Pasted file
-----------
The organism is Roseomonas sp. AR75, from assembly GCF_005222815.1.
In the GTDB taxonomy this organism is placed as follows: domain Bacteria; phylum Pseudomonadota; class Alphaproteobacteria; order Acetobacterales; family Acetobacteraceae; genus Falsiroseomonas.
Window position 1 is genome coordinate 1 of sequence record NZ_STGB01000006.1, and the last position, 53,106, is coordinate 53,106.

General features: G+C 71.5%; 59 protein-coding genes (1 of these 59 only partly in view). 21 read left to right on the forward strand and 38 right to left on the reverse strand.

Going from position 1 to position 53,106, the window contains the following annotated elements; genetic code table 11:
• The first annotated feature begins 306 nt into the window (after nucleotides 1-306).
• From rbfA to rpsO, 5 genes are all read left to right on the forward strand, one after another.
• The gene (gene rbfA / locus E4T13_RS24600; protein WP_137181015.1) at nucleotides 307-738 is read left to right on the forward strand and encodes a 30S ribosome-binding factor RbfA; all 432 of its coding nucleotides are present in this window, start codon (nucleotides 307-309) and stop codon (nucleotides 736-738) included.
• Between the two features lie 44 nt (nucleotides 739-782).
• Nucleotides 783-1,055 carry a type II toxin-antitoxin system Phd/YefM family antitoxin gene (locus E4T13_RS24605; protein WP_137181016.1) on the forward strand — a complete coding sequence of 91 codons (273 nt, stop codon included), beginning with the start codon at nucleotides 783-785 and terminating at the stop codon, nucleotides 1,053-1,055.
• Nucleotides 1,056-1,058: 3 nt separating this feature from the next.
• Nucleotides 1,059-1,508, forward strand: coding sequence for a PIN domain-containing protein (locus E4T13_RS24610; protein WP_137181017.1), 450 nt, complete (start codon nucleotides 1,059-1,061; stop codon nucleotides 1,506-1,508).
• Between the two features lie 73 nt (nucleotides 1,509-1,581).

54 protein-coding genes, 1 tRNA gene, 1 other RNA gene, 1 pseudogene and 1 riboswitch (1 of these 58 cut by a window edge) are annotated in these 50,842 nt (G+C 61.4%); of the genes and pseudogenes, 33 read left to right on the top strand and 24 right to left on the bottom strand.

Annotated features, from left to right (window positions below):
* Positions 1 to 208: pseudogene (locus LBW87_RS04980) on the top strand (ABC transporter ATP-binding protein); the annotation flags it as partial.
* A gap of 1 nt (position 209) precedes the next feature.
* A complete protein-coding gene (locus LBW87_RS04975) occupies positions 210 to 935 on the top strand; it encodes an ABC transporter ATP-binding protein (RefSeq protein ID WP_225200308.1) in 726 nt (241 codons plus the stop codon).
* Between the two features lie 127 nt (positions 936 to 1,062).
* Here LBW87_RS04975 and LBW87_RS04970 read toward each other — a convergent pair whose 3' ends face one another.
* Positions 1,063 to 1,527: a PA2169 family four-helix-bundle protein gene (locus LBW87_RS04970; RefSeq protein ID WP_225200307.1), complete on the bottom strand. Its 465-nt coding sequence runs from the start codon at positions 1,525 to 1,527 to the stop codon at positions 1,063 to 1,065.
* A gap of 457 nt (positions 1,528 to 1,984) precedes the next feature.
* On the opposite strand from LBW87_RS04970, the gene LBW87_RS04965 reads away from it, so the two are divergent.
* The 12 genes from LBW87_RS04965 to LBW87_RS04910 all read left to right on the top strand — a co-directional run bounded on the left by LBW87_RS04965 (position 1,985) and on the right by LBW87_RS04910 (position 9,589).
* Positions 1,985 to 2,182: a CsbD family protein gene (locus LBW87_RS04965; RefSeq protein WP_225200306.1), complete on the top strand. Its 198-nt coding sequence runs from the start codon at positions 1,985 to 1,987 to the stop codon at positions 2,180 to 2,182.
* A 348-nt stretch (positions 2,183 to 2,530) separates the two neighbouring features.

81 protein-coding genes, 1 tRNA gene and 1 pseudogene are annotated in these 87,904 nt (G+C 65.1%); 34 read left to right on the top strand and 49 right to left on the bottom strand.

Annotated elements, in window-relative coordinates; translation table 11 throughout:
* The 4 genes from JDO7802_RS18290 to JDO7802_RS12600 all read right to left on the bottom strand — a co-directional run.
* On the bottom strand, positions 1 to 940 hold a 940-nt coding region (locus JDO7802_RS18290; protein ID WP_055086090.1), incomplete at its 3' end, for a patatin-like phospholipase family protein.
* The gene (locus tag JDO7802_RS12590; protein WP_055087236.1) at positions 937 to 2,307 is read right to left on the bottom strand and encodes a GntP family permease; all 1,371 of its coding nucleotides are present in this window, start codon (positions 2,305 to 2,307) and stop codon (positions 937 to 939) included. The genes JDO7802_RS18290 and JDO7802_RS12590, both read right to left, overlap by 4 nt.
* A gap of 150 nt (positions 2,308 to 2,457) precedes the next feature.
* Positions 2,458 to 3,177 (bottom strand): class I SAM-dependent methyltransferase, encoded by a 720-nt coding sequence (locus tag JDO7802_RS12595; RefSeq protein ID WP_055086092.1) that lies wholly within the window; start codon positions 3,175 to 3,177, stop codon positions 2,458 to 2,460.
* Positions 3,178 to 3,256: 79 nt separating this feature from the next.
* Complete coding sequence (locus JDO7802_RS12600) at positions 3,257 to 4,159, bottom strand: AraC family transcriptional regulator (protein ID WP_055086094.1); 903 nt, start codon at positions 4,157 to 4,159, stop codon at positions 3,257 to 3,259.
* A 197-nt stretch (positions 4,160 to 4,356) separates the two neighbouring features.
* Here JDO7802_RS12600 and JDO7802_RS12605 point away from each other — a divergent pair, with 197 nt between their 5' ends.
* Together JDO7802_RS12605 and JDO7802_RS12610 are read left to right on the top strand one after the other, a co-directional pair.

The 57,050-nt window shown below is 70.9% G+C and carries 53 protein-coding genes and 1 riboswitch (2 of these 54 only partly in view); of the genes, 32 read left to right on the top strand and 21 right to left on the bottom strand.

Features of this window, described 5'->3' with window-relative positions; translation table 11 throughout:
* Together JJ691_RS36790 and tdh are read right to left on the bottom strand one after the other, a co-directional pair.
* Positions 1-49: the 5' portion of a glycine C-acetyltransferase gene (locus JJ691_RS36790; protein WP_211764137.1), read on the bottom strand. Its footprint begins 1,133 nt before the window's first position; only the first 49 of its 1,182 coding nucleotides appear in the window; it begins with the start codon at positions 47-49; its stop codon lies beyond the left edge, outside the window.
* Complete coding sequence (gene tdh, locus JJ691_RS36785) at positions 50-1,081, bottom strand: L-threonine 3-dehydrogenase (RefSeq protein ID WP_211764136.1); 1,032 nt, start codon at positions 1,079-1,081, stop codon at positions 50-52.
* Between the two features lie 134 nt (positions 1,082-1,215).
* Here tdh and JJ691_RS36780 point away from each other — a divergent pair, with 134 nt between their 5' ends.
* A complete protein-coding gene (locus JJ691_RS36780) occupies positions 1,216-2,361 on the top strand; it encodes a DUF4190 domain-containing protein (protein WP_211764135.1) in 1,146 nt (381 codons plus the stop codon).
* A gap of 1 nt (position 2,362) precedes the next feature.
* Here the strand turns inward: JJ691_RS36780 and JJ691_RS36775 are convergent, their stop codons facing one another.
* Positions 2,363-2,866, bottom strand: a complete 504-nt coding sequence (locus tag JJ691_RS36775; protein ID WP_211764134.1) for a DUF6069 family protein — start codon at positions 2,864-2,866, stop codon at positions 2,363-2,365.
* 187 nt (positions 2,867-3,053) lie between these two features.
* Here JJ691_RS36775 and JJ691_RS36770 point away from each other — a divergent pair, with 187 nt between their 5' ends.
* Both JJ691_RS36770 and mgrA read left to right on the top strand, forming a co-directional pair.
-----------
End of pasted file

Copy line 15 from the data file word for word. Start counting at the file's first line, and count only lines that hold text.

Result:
Annotated features, from left to right (window positions below):